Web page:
Haleh Esfandiari, who served as deputy secretary general of the Women's Organization of Iran and is now at the Woodrow Wilson International Center for Scholars, gave an overview of the women's movement both before and after the 1979 revolution. She explained that although women were a potent force behind the revolution that deposed the Shah of Iran, they lost ground soon afterwards and 25 years later are still struggling to regain lost rights. For example, the revolutionary government immediately suspended Iran's hard-fought family protection law and reduced the marriageable age of girls to nine years old after the Shah's government spent years raising it to a more liberating 18. Child custody in case of divorce automatically went to the husband's family after being adjudicated under the Shah.

But women's rights are being heard again, and recently the marriageable age was raised to 13 and child custody in cases of divorce will now go to the courts, rather than being decided automatically in the husband's favor. A former Princeton University professor, Ms. Esfandiari says that women attending university are so numerous that there is talk of establishing quotas for males. And today Iran streets are seas of bright colors as women are able to express themselves fashionably and in mixed company. The awarding of the Nobel Peace Prize to Ms. Ebadi seems to vindicate women, she adds, who will push for more social reform.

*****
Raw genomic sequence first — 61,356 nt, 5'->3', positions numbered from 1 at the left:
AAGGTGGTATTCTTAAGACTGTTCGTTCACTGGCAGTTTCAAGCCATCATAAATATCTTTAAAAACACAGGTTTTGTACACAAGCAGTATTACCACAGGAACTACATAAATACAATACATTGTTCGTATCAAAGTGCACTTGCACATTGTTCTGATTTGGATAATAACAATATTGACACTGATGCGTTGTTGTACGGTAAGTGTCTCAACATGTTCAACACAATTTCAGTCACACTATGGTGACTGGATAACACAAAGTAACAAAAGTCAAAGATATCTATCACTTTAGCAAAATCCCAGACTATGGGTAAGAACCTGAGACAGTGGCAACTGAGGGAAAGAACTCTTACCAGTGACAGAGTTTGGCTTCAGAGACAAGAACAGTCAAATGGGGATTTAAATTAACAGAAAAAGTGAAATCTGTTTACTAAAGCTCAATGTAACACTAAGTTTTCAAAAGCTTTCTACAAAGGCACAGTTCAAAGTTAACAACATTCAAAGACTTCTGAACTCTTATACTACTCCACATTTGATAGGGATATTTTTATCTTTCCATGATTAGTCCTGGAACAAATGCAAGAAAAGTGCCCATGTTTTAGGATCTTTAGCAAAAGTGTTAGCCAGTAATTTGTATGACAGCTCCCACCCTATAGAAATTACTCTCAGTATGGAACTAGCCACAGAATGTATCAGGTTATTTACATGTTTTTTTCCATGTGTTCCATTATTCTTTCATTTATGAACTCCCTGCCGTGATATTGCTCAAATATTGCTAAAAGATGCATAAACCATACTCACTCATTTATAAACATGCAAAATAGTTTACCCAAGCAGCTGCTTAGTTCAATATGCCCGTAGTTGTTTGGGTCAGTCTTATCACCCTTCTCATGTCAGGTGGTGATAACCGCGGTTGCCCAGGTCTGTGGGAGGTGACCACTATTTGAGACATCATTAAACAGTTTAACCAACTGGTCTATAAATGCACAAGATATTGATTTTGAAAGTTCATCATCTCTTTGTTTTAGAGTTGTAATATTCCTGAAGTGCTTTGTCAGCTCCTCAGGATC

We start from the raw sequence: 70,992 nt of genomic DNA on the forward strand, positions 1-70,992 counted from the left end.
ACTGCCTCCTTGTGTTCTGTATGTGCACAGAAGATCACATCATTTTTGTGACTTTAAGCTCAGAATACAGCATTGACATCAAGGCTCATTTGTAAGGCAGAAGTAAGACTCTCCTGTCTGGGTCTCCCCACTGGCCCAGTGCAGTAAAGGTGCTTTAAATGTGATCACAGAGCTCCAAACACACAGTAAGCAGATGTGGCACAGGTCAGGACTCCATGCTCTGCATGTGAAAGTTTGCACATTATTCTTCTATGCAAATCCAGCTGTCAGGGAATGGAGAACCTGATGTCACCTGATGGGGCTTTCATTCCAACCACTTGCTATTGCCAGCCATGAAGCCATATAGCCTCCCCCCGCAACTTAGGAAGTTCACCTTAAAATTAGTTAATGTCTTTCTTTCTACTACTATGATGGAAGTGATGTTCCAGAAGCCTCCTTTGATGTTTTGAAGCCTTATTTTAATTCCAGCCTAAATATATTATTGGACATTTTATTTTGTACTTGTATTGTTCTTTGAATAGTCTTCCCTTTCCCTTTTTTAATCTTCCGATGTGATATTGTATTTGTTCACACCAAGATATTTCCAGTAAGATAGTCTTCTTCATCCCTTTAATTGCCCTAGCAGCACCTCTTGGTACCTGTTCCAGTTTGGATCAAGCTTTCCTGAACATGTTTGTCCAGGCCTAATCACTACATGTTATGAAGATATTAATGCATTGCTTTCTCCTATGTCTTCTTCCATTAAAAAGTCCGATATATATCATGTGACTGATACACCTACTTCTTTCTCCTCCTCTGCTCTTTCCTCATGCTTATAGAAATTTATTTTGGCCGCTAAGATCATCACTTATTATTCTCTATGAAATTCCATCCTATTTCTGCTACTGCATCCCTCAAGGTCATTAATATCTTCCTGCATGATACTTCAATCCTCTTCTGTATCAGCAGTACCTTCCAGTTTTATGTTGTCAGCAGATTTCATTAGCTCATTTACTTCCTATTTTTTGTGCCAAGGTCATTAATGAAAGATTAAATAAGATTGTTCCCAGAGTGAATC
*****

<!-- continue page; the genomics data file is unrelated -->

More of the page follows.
Shahla Haeri, Director of the Women's Studies Program at Boston University and author of many studies of Muslim women, showed a portion of a video she made during the 2001 Presidential elections, when 47 women registered to run for the office. This little-known fact illustrates the challenge they are becoming to the established idea, imposed mostly from the religious sector, that only men are able to govern. To paraphrase one videotaped contender, an intelligent woman, like an intelligent man, is a manifestation of God and Iran is denying God by refusing to let women run for President. Ms. Haeri notes, however, that there are cracks in the religious unanimity and the conservative ayatollahs no longer speak with one voice on some of these social human rights issues.